Whitman preparation: "Whitman taught me to think critically about issues and to test my assumptions—and those of others—before reaching a conclusion. Critical thinking is the best defense against the maxim, 'Act in haste, repent at leisure.'"

Brady Jensen '84, global human resources leader, Willis Towers Watson, Washington, D.C., and a member of Whitman’s President’s Advisory Board

Career advice: "Learn how to tell your story in a way that moves you toward your next career goal. It's like creating a tag line or thesis statement and making sure that the way you present yourself and your different experiences support that, whether that be in person, in your cover letter/resume or LinkedIn/professional online presence. During the recruiting process, be your authentic self. It goes back to telling your story: know your values, skills and priorities, and communicate them in a clear way. And don't sell yourself short by thinking you are unqualified! No one is the perfect candidate. Be realistic, but if you have half of what the job posting lists as requirements and it's something that interests you, take the risk and apply."

Mykhanh Pham '14, a customer success associate at Smartsheet, a collaborative work management and automation solutions company in Seattle, gives an overview of her work and field at the technology organizations session.

Whitman preparation: "Whitman provided me with opportunities to become a well-rounded and more interesting person. Through Whitman, I was able to study biology, live in China, participate in Greek life, be involved in music and theater, and so much more. Not only do these diverse experiences help set me apart. I also have been able to draw on the different skills I've learned from them in my career, allowing me to offer different perspectives and making me a better teammate. It did take some thought to figure out how to communicate these transferable skills to potential employers in a cohesive story, but that's where resources like the Student Engagement Center and the alumni network were so important in giving me the guidance and encouragement I needed."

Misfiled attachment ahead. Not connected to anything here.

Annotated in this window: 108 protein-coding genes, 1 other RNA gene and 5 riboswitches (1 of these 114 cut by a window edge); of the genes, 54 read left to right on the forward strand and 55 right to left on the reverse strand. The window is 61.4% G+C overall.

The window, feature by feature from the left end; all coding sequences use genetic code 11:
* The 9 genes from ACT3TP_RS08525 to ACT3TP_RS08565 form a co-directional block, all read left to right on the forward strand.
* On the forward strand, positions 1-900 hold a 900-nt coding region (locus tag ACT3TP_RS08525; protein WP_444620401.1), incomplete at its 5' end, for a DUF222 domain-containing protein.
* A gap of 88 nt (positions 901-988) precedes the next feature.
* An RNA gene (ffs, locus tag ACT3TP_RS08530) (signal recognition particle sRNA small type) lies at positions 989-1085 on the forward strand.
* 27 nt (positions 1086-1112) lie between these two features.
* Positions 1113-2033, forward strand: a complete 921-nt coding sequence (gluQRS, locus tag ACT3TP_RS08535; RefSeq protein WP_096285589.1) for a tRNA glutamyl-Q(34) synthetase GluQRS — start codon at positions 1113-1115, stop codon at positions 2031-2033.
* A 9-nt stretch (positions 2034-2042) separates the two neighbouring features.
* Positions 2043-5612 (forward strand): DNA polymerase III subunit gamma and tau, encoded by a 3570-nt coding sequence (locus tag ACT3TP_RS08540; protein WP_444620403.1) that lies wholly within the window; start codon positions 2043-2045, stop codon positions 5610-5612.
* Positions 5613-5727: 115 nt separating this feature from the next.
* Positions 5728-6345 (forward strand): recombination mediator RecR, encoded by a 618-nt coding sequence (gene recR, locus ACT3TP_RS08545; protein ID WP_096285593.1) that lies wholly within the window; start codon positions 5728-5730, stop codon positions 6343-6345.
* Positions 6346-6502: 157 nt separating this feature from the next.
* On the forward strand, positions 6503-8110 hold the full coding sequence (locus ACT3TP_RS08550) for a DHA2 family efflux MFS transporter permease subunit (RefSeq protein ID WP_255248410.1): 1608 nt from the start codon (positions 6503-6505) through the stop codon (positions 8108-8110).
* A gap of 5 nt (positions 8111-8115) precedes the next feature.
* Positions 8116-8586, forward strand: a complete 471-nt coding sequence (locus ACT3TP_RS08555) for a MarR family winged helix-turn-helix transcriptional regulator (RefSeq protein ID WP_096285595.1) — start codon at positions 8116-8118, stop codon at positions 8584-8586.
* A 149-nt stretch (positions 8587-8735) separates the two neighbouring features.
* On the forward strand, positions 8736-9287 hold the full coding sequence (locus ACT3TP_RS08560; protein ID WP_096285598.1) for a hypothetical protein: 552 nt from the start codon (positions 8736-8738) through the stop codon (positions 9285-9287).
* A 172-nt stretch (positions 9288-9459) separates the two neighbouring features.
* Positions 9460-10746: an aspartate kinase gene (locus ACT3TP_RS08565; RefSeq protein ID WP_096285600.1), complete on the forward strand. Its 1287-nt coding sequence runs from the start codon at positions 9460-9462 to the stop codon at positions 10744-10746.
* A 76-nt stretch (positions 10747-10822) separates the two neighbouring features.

Mykhanh Pham '14, customer success associate, Smartsheet (collaborative work management and automation solutions), Seattle, Washington

Career advice: "Hard work and diligence will open many doors and put you on a positive career trajectory. Also be open to learning. You'll never step into something you know everything about and feel comfortable with. So, instead, learn, learn fast and rely on the critical/analytical and other skills you learned at Whitman."

Whitman preparation: "I feel I was well prepared by Whitman to analyze, think and write. Additionally, because Whitman is a liberal arts school and requires exposure across curricula, we are naturally adaptable and generalists—exactly what has made me successful in consulting."

Dan Overgaag '03, senior manager, The Spur Group, business consulting, Redmond, Washington

Students get a leg up about how to pursue technology internships and jobs.